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Sustainable Buildings in the shadow of COVID-19

Ramboll

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Ramboll employs more than 16,500 experts globally and has especially strong representation in the Nordics, UK, North America, Continental Europe, Middle East and Asia-Pacific. With 300 offices in 35 countries, Ramboll combines local experience with a global knowledgebase constantly striving to achieve inspiring and exacting solutions that make a genuine difference to our clients, the end-users, and society at large. Ramboll works across the following markets: Buildings, Transport, Planning & Urban Design, Water, Environment & Health, Energy and Management Consulting.

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By Ramboll, April 28, 2021

Bridge the knowledge gap and provide actionable insight

The 2021 edition of the Sustainable Building Market Study maps the views of nearly 700 Nordic, UK and German-based stakeholders in the real estate industry and provides insight into how the sector perceives the challenges and opportunities related to sustainable buildings.

In the previous surveys, we have seen a slow yet constantly increasing share: in the 2021 survey, 94% of the participants stated that sustainability is important for successful business operation. However, when you dive into the details of the survey, some interesting trends and developments emerge, as the focus is no longer predominantly on energy efficiency and well-being but shifting to a more material-driven approach, where elements such as life cycle thinking, circularity and waste minimisation are increasingly important.

COVID-19 and the real-estate industry 

With the outbreak of COVID-19, many global actors in the real estate industry were forced to focus on managing the immediate consequences of lockdowns, such as interrupted contracts and managing the spread of the pandemic amongst building users, whilst the fear of a long-lasting recession loomed. 87% of the respondents believe the pandemic will affect long-term work patterns and that more people will work from home in the future.

“The pandemic has put pressure on real estate developers to analyse market trends and prioritise their investments. We are seeing rapid innovation in technologies, working patterns and consumer behaviour, forcing us to re-think our current consumer culture and providing everyone with new opportunities to speed up the transition towards a more sustainable built environment”, says Rikke Bjerregaard Orry, Global Sustainability Director at Ramboll Buildings.

Carbon neutrality a strategic priority and resilience towards climate risk  

UK, Germany and Finland are front runners in relation to carbon neutrality in the real estate industry according to the 2021 survey results. 56% of respondents in UK and 40% of respondents in Finland state that they have “net zero carbon buildings” embedded in their business strategy. However, more than a third of the respondents identified lack of technical knowledge as a barrier to delivering on the strategy. The survey also found that more than 30% of the respondents identified the lack of general understanding of the sustainability agenda as a barrier to incorporating sustainability issues into their organisation.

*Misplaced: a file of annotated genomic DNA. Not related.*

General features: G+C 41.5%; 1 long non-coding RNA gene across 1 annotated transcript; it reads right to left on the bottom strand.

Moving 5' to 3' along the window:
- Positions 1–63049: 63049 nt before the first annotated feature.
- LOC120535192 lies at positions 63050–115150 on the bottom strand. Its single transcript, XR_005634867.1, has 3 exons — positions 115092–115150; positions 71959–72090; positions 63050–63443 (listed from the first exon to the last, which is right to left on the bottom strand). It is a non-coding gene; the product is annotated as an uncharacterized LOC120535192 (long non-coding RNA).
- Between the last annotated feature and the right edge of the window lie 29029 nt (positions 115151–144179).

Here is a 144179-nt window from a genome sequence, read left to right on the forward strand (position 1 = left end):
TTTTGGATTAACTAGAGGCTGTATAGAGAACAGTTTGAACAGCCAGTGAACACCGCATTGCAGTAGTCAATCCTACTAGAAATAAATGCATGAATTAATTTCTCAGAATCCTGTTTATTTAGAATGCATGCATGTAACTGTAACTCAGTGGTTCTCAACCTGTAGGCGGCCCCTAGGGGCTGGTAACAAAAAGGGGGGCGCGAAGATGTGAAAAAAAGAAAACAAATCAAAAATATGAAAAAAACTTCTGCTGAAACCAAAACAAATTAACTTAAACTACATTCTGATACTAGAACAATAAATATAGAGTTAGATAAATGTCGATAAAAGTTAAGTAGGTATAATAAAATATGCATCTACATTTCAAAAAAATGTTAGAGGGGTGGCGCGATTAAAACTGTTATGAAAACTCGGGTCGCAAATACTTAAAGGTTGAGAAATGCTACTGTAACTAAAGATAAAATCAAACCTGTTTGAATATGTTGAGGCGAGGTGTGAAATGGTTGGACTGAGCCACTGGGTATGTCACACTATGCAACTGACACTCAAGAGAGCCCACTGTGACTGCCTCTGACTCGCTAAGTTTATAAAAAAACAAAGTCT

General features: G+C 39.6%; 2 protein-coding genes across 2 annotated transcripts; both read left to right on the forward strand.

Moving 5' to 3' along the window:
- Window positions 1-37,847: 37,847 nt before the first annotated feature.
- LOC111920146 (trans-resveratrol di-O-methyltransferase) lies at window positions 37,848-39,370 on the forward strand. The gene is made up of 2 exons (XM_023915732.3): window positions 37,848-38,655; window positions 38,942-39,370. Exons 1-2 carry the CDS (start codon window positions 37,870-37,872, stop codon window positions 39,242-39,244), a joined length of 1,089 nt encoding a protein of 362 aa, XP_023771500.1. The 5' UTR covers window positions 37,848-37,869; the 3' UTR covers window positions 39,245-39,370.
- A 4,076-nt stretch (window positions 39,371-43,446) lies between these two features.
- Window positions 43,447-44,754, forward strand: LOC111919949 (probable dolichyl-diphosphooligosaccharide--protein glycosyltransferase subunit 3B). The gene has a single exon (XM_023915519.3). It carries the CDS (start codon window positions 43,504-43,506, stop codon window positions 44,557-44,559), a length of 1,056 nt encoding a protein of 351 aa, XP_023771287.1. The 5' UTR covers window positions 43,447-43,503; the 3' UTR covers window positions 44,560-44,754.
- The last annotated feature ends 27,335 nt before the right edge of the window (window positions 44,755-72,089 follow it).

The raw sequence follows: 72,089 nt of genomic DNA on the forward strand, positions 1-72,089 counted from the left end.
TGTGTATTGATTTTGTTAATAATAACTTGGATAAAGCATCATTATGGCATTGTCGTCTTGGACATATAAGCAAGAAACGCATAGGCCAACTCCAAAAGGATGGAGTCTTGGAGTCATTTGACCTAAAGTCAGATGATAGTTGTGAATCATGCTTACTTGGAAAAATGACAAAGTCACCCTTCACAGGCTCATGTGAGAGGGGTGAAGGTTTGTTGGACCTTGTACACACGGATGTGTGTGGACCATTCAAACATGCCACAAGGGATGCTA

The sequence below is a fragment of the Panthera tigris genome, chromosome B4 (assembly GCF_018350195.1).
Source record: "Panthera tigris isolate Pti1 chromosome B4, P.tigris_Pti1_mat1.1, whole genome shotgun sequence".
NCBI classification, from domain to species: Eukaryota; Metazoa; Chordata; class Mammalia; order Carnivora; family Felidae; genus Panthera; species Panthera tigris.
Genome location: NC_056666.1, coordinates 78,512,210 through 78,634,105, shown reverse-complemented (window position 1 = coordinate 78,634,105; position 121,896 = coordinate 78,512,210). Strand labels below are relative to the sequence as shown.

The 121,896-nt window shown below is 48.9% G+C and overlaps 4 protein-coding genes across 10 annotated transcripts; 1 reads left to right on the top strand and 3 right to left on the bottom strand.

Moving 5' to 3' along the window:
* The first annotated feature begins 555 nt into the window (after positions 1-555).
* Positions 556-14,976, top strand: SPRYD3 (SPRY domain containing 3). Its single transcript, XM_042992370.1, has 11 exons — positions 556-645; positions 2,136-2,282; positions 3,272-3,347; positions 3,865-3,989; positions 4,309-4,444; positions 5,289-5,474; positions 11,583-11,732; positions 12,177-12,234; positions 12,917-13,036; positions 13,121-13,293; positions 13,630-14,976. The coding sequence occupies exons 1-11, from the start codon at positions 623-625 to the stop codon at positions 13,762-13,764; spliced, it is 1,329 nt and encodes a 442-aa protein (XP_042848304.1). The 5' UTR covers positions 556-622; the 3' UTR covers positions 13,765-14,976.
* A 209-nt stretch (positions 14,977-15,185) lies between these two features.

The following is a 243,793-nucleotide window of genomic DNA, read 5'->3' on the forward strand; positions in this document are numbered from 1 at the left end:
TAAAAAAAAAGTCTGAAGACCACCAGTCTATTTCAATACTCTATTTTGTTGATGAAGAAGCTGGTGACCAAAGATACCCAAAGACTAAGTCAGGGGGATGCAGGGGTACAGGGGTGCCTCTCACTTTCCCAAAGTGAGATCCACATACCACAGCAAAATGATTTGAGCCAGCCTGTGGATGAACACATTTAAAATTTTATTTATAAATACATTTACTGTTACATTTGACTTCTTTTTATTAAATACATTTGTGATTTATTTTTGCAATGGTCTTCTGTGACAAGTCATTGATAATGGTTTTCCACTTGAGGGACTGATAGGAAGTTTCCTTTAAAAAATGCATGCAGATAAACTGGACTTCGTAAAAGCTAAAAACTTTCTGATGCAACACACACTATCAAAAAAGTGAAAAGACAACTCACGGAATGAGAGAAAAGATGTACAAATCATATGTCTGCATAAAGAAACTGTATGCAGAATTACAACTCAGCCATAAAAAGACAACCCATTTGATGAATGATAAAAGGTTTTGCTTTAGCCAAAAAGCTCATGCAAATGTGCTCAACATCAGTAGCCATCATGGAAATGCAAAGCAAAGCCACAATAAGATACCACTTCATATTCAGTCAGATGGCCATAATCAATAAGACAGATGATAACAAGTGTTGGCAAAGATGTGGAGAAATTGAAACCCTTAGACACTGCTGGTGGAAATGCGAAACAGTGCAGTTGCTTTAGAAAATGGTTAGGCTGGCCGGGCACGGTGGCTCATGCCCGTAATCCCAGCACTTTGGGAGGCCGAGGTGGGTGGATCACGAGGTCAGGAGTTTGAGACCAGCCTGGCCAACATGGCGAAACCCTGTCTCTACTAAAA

Designing and building resilient structures that maintain their functionality in changing conditions and are flexible for future usage is something that 28% of the respondents considered important. For the first time in the publication of the Sustainable Buildings Market Study, resilience was amongst the top three attributes related to sustainable buildings, indicating future proofing of building assets is a topic of increasing importance in the industry.

Lack of template for circular strategies 

Our survey shows that a shift is happening from a linear mindset towards a more circular paradigm. More than half of the respondents consider circularity in their projects, either by embedding circular principles in the project execution or in the tendering material. There is no template for designing a building with circular principles. For circularity to gain impact in the real estate industry, 42% of respondents said that national regulation was necessary.

Certification schemes and future trends 

Sustainability is about holistic design, assessing each initiative from various perspectives to find the context’s best setup. Certification schemes are holistic design platforms, shedding light on the interconnectivity between one subject and another. Respondents were asked to indicate which third-party certification schemes and tools they know, have used or are going to use. The responses show a large variety, strongly dependent on the country of origin, but overall BREEAM remains the preferred certification in the 2021 survey.

Finally, looking ahead into trends that will impact the industry, the topics that emerge are similar to the ones found in the 2019 survey. Life Cycle Thinking is the top trend and assessing a building’s sustainability from a holistic perspective – the energy consumed, the raw materials used, and end-of-life usage – implies that everyone in the value chain has a responsibility and a role to play.

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